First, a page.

A still from Dances with Wolves A still from Dances with Wolves
Widely considered to be one of the best films in the history of this genre, recognized by being awarded two Academy Awards for Best Picture and Best Director for Costner, Dances with Wolves may be Western filmmaking done right.
The film tells the tale of Civil War soldier Lieutenant John J. Dunbar, a man who is posted at Fort Hays, where he meets and develops a relationship with the native Lakota Indian tribe. Mesmerized by their lifestyle and simple outlook on the world, he soon finds himself being welcomed into their clan. But when Union Army soldiers come to their land with the agenda of uprooting the tribe, Dunbar has to choose a side.
Dances with Wolves, streaming on Prime Video.

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Clint Eastwood

“He was too expensive”: Clint Eastwood Starred in ‘Dollars Trilogy’ After Director Couldn’t Afford Another Oscar Winning Actor With $15000 Salary

In today’s day and age, Clint Eastwood’s name is one that echoes with terms such as legendary and brilliant. His ability to be expressive as an actor without having to say too many dialogues was one admired by many. Not only his skills as an actor, but being a talented director helped build his reputation in the best way possible.
Clint Eastwood in The Good, the Bad, and the Ugly (1966)

Clint Eastwood in The Good, the Bad, and the Ugly (1966)
During his days as an actor, there were many films offered to him. Some he let go of, others he grabbed as soon as he could. One of his most iconic works is the Dollars Trilogy with director Sergio Leone. Despite the massive amount of fame that he got from it, there was an unfortunate yet slight chance that Eastwood would have lost out on the role because Leone wanted another actor altogether.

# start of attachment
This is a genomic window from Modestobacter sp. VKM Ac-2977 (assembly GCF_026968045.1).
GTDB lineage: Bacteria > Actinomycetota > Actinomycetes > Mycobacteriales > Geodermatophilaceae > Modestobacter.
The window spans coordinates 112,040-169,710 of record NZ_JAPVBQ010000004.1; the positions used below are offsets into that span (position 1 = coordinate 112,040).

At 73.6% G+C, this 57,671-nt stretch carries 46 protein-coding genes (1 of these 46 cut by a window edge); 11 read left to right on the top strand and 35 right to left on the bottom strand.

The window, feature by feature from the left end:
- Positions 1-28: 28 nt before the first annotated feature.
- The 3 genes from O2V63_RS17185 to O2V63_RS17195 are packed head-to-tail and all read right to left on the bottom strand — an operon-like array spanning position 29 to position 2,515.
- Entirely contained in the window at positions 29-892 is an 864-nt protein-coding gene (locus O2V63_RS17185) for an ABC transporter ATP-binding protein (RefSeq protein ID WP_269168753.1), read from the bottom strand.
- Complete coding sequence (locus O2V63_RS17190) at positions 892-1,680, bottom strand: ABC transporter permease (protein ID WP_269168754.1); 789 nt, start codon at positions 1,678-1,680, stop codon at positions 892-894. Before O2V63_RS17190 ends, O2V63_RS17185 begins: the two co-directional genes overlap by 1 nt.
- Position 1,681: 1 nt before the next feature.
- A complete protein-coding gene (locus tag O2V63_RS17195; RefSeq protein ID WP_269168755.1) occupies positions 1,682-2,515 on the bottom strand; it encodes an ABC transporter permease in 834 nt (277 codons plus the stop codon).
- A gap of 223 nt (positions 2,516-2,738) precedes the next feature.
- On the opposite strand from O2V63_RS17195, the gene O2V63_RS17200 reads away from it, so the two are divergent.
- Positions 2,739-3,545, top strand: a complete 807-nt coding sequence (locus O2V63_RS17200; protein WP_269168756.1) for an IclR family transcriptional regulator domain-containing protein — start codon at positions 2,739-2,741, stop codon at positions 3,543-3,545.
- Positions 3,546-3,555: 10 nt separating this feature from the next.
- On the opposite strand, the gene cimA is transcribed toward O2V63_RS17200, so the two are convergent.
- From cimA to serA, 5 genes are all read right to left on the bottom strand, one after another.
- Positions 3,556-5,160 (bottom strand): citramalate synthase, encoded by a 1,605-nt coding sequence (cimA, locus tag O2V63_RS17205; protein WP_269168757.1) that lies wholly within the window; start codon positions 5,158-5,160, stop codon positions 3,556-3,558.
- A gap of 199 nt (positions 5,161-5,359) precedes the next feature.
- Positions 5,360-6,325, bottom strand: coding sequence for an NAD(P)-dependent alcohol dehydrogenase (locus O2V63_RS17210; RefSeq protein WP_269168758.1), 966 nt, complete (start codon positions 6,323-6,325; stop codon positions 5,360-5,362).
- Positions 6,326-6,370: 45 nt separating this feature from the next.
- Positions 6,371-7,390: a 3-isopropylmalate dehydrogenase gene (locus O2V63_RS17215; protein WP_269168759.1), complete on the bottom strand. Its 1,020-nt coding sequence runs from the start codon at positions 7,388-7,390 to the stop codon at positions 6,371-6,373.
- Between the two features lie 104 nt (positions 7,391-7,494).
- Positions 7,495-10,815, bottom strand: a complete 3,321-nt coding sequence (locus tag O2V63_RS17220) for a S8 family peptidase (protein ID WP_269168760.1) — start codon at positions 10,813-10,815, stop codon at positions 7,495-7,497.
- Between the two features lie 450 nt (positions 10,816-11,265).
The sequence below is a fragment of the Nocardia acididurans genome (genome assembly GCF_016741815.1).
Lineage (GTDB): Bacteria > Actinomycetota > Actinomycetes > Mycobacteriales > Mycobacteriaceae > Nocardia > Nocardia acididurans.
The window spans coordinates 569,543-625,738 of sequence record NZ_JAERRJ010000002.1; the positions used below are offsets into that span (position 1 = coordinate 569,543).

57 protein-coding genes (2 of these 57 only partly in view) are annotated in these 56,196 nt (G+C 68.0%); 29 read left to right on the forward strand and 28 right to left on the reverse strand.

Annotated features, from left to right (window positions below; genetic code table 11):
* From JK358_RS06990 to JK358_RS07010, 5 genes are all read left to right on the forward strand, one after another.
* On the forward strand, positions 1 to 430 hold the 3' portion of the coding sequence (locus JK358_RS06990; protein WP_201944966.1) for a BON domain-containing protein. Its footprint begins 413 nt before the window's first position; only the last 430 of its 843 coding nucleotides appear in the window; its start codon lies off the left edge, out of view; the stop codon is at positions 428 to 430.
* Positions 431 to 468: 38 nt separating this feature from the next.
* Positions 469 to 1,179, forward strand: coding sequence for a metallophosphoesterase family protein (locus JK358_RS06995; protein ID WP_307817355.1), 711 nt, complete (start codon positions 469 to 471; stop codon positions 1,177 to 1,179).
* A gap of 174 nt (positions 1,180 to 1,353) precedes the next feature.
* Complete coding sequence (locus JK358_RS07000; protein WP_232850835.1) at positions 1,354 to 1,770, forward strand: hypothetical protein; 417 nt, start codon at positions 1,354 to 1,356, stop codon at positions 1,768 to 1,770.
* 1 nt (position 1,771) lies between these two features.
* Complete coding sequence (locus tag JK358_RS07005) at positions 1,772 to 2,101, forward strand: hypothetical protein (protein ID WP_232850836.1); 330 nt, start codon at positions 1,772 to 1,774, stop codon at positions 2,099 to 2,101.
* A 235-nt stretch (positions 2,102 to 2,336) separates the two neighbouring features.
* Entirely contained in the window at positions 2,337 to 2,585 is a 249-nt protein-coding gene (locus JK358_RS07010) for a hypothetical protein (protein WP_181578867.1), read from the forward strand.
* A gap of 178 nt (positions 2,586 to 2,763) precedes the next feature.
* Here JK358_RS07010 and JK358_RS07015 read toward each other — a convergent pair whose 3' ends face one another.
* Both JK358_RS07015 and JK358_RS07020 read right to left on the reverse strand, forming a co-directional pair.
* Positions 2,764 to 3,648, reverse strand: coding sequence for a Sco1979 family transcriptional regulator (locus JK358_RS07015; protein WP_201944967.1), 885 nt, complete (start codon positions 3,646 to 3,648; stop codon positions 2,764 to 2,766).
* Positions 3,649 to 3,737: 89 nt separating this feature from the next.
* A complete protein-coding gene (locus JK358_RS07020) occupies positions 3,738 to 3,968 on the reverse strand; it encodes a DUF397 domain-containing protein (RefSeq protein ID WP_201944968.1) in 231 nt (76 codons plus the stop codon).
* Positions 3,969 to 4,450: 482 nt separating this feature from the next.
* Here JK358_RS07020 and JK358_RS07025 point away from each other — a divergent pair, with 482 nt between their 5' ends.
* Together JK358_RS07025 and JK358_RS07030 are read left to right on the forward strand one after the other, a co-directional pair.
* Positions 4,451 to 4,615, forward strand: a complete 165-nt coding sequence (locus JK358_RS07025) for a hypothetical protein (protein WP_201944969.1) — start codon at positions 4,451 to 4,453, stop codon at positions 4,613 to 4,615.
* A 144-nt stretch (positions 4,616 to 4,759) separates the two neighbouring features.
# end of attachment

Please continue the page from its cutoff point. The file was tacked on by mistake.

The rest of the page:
Sergio Leone’s Initial Choice for His Trilogy was not Clint Eastwood
One of Clint Eastwood’s biggest movie trilogies, the Dollars trilogy was something that came along his career, giving him a boost the actor never knew he needed. The year 1964 saw a rise in his fame from then on. However, as per BBC (via Farout Magazine), Eastwood was not Sergio Leone’s first choice for the film.
James Coburn
“I really wanted James Coburn, but he was too expensive,” Leone stated. “The Italian cinema is very poor. We got Clint for $15,000, Coburn wanted $25,000.”
The director revealed that because of the budgetary limitations that they had, there was no way possible for him to get James Coburn for the role. The actor wanted $10,000 more than what Eastwood had settled on, making it an absolutely impossible choice for them to hire Coburn. He elaborated on how being in the Italian cinema at that time did not give him flexibility with the budget. Due to this, Eastwood became his ideal choice and that in turn benefitted his career.
Clint Eastwood Almost did not Join Sergio Leone
Clint Eastwood’s career has been a rising climb for decades now. One of the reasons for this is his credible fame because of the Dollars trilogy. However, there was a slight chance that the actor would have given up on the role. According to a BBC documentary (via Farout Magazine), the actor was hesitant about saying yes.
Clint EastwoodClint Eastwood
 “I was doing Rawhide, and I was coming to a hiatus,” Eastwood remembered. “I took three months off, usually around February, March and April every year, and my agent in Los Angeles called me up and asked me if I’d like to go to Europe and make an Italian, German, Spanish co-production of a remake of a Japanese film [Yojimbo] in the plains of Spain.”
The actor/director stated that he was asked to make a film in a rather peculiar setting right after he was coming back from a three-month-long break. His reply to the same had been a rejection. In the end, he warmed up to the idea.